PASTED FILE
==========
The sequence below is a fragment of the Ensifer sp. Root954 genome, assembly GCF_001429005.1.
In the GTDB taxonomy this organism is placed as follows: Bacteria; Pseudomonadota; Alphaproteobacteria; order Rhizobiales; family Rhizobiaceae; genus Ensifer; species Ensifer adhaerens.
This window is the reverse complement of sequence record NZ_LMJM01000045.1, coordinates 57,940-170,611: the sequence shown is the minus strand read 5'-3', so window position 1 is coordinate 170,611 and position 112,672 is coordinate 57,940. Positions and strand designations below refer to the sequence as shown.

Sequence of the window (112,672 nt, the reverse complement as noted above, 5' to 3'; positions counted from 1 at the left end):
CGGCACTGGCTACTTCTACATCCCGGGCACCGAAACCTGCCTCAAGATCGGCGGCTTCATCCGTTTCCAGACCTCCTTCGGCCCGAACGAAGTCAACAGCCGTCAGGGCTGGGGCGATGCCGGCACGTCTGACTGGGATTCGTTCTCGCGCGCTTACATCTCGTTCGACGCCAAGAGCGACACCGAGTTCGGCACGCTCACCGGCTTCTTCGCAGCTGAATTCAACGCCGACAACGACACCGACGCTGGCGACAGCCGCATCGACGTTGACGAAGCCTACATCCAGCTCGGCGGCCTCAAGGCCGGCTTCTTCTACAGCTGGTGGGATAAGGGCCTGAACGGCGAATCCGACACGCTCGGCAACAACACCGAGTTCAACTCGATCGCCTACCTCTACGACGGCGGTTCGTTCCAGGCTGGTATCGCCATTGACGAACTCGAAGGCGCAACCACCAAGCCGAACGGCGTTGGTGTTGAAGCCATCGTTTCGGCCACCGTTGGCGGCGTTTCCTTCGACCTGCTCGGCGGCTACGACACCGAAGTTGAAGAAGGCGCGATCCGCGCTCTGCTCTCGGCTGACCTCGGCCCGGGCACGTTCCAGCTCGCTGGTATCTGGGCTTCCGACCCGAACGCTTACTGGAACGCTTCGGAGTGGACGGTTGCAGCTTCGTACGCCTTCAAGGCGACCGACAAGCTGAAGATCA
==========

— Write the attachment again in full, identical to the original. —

The sequence below is a fragment of the Ensifer sp. Root954 genome, assembly GCF_001429005.1.
In the GTDB taxonomy this organism is placed as follows: Bacteria; Pseudomonadota; Alphaproteobacteria; order Rhizobiales; family Rhizobiaceae; genus Ensifer; species Ensifer adhaerens.
This window is the reverse complement of sequence record NZ_LMJM01000045.1, coordinates 57,940-170,611: the sequence shown is the minus strand read 5'-3', so window position 1 is coordinate 170,611 and position 112,672 is coordinate 57,940. Positions and strand designations below refer to the sequence as shown.

Sequence of the window (112,672 nt, the reverse complement as noted above, 5' to 3'; positions counted from 1 at the left end):
CGGCACTGGCTACTTCTACATCCCGGGCACCGAAACCTGCCTCAAGATCGGCGGCTTCATCCGTTTCCAGACCTCCTTCGGCCCGAACGAAGTCAACAGCCGTCAGGGCTGGGGCGATGCCGGCACGTCTGACTGGGATTCGTTCTCGCGCGCTTACATCTCGTTCGACGCCAAGAGCGACACCGAGTTCGGCACGCTCACCGGCTTCTTCGCAGCTGAATTCAACGCCGACAACGACACCGACGCTGGCGACAGCCGCATCGACGTTGACGAAGCCTACATCCAGCTCGGCGGCCTCAAGGCCGGCTTCTTCTACAGCTGGTGGGATAAGGGCCTGAACGGCGAATCCGACACGCTCGGCAACAACACCGAGTTCAACTCGATCGCCTACCTCTACGACGGCGGTTCGTTCCAGGCTGGTATCGCCATTGACGAACTCGAAGGCGCAACCACCAAGCCGAACGGCGTTGGTGTTGAAGCCATCGTTTCGGCCACCGTTGGCGGCGTTTCCTTCGACCTGCTCGGCGGCTACGACACCGAAGTTGAAGAAGGCGCGATCCGCGCTCTGCTCTCGGCTGACCTCGGCCCGGGCACGTTCCAGCTCGCTGGTATCTGGGCTTCCGACCCGAACGCTTACTGGAACGCTTCGGAGTGGACGGTTGCAGCTTCGTACGCCTTCAAGGCGACCGACAAGCTGAAGATCA